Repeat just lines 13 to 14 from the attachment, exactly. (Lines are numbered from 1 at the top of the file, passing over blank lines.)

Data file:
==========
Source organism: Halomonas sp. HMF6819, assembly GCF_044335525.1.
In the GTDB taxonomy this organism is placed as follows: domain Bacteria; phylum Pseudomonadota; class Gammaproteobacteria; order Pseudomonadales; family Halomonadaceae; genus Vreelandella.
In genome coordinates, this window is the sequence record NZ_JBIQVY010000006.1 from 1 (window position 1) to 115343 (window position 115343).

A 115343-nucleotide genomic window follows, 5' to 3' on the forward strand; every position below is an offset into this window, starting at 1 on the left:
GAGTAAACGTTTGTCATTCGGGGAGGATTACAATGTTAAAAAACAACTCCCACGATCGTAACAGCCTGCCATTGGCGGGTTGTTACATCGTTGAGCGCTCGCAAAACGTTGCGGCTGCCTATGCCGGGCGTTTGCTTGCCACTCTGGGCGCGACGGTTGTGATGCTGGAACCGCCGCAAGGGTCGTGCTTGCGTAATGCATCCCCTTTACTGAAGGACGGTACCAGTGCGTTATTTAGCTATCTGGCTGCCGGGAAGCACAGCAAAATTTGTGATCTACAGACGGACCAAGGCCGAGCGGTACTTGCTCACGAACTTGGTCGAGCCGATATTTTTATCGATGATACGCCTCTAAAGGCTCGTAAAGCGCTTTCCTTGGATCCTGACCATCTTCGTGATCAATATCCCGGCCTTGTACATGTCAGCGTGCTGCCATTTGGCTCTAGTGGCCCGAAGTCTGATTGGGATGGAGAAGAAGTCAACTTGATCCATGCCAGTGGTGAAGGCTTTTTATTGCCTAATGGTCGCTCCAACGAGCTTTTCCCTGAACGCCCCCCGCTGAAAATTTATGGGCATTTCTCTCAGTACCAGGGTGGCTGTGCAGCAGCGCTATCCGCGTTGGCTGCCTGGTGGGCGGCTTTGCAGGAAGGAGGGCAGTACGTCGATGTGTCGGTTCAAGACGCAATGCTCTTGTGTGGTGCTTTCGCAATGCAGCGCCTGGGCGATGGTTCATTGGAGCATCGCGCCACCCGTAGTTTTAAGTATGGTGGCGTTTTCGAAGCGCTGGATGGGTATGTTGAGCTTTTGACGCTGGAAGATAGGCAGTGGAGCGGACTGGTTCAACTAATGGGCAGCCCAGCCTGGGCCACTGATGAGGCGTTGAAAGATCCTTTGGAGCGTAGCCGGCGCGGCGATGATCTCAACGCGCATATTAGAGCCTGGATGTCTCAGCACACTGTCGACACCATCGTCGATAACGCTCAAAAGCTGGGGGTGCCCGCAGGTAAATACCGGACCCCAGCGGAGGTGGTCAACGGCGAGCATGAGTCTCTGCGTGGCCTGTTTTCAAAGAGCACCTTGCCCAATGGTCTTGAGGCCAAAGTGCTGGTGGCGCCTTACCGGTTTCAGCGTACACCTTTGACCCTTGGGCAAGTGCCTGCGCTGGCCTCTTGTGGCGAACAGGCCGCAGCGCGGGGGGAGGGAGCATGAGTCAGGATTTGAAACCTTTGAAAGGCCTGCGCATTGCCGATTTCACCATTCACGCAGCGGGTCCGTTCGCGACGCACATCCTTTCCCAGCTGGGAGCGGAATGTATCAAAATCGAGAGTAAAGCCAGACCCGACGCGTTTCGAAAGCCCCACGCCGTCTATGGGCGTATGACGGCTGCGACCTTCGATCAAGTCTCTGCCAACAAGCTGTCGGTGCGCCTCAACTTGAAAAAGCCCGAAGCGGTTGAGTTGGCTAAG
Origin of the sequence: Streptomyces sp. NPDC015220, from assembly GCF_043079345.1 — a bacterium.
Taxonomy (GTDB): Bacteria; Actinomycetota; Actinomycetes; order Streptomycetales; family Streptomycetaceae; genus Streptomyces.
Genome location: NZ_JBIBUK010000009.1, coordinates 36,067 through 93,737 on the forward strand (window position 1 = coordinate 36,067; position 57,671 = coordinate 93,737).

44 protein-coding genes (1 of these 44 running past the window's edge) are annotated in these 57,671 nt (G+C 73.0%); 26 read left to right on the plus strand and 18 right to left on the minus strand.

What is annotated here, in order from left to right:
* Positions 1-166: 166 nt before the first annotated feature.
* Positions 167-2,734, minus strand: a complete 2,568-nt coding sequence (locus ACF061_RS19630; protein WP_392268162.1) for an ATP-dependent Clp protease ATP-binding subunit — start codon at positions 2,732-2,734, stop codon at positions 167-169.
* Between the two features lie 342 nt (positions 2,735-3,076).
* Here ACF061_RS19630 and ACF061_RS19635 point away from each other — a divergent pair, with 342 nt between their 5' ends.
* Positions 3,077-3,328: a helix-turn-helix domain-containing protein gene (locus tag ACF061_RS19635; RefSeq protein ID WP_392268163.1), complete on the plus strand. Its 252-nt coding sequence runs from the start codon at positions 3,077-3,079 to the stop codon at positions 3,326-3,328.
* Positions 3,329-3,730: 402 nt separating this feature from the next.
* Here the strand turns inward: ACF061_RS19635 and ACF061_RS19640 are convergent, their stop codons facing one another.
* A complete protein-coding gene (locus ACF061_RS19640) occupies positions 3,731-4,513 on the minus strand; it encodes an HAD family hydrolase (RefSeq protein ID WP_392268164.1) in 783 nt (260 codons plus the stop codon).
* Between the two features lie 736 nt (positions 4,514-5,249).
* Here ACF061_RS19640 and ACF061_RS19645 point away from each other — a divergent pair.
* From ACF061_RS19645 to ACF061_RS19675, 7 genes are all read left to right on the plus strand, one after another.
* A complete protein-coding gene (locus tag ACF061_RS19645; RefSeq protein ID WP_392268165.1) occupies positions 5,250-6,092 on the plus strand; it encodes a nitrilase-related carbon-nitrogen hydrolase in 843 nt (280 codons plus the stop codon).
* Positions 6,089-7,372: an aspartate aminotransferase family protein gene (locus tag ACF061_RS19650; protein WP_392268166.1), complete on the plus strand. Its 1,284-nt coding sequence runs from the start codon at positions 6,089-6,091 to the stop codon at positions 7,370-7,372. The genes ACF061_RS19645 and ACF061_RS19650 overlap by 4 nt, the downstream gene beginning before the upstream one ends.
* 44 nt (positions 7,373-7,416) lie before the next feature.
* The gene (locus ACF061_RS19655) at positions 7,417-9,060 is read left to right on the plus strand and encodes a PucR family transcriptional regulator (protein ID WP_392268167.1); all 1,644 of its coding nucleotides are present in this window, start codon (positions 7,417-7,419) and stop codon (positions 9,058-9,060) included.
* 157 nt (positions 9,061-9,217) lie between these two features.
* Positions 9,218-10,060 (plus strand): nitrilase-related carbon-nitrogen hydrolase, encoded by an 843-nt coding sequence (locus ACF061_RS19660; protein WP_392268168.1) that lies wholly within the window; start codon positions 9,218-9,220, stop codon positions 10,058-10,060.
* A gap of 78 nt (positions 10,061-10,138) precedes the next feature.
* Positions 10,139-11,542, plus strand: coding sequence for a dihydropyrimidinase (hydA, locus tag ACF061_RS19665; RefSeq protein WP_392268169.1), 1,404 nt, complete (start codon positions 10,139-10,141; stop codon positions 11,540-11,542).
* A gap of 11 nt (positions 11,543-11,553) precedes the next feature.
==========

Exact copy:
* Between the two features lie 342 nt (positions 2,735-3,076).
* Here ACF061_RS19630 and ACF061_RS19635 point away from each other — a divergent pair, with 342 nt between their 5' ends.